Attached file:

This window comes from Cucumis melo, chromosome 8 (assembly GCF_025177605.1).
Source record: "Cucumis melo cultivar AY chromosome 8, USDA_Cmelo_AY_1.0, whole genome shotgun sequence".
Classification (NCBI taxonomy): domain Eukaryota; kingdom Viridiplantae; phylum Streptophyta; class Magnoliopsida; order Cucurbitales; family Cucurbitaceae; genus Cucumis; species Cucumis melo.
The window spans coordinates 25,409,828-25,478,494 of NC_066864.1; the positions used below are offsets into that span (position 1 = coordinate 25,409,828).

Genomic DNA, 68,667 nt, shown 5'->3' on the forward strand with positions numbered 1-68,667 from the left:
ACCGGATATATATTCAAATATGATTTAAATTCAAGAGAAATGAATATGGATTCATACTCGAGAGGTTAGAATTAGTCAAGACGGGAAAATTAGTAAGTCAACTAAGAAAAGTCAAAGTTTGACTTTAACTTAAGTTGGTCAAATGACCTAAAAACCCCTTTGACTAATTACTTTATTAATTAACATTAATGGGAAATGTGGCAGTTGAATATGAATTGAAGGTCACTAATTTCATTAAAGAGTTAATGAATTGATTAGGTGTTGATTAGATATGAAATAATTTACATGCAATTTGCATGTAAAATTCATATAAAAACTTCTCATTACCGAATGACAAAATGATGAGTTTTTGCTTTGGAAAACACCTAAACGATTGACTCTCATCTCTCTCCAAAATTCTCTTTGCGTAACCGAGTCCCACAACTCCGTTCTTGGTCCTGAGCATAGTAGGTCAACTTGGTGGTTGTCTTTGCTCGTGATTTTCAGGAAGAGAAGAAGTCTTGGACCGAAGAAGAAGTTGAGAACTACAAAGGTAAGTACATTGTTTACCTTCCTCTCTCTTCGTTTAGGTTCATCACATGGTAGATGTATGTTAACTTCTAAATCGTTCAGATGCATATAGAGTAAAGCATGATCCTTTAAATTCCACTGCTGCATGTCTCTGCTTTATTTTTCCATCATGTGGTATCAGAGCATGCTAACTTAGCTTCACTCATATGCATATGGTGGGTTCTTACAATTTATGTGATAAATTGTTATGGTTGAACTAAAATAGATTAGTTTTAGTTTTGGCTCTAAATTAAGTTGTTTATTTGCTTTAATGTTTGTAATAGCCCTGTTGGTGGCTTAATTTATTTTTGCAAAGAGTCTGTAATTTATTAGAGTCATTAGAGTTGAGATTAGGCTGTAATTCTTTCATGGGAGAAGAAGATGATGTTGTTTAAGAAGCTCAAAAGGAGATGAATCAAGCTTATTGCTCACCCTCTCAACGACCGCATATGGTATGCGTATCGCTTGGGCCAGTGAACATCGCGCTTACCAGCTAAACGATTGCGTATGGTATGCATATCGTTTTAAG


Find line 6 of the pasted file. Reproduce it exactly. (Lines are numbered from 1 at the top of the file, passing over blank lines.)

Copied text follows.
ACCGGATATATATTCAAATATGATTTAAATTCAAGAGAAATGAATATGGATTCATACTCGAGAGGTTAGAATTAGTCAAGACGGGAAAATTAGTAAGTCAACTAAGAAAAGTCAAAGTTTGACTTTAACTTAAGTTGGTCAAATGACCTAAAAACCCCTTTGACTAATTACTTTATTAATTAACATTAATGGGAAATGTGGCAGTTGAATATGAATTGAAGGTCACTAATTTCATTAAAGAGTTAATGAATTGATTAGGTGTTGATTAGATATGAAATAATTTACATGCAATTTGCATGTAAAATTCATATAAAAACTTCTCATTACCGAATGACAAAATGATGAGTTTTTGCTTTGGAAAACACCTAAACGATTGACTCTCATCTCTCTCCAAAATTCTCTTTGCGTAACCGAGTCCCACAACTCCGTTCTTGGTCCTGAGCATAGTAGGTCAACTTGGTGGTTGTCTTTGCTCGTGATTTTCAGGAAGAGAAGAAGTCTTGGACCGAAGAAGAAGTTGAGAACTACAAAGGTAAGTACATTGTTTACCTTCCTCTCTCTTCGTTTAGGTTCATCACATGGTAGATGTATGTTAACTTCTAAATCGTTCAGATGCATATAGAGTAAAGCATGATCCTTTAAATTCCACTGCTGCATGTCTCTGCTTTATTTTTCCATCATGTGGTATCAGAGCATGCTAACTTAGCTTCACTCATATGCATATGGTGGGTTCTTACAATTTATGTGATAAATTGTTATGGTTGAACTAAAATAGATTAGTTTTAGTTTTGGCTCTAAATTAAGTTGTTTATTTGCTTTAATGTTTGTAATAGCCCTGTTGGTGGCTTAATTTATTTTTGCAAAGAGTCTGTAATTTATTAGAGTCATTAGAGTTGAGATTAGGCTGTAATTCTTTCATGGGAGAAGAAGATGATGTTGTTTAAGAAGCTCAAAAGGAGATGAATCAAGCTTATTGCTCACCCTCTCAACGACCGCATATGGTATGCGTATCGCTTGGGCCAGTGAACATCGCGCTTACCAGCTAAACGATTGCGTATGGTATGCATATCGTTTTAAG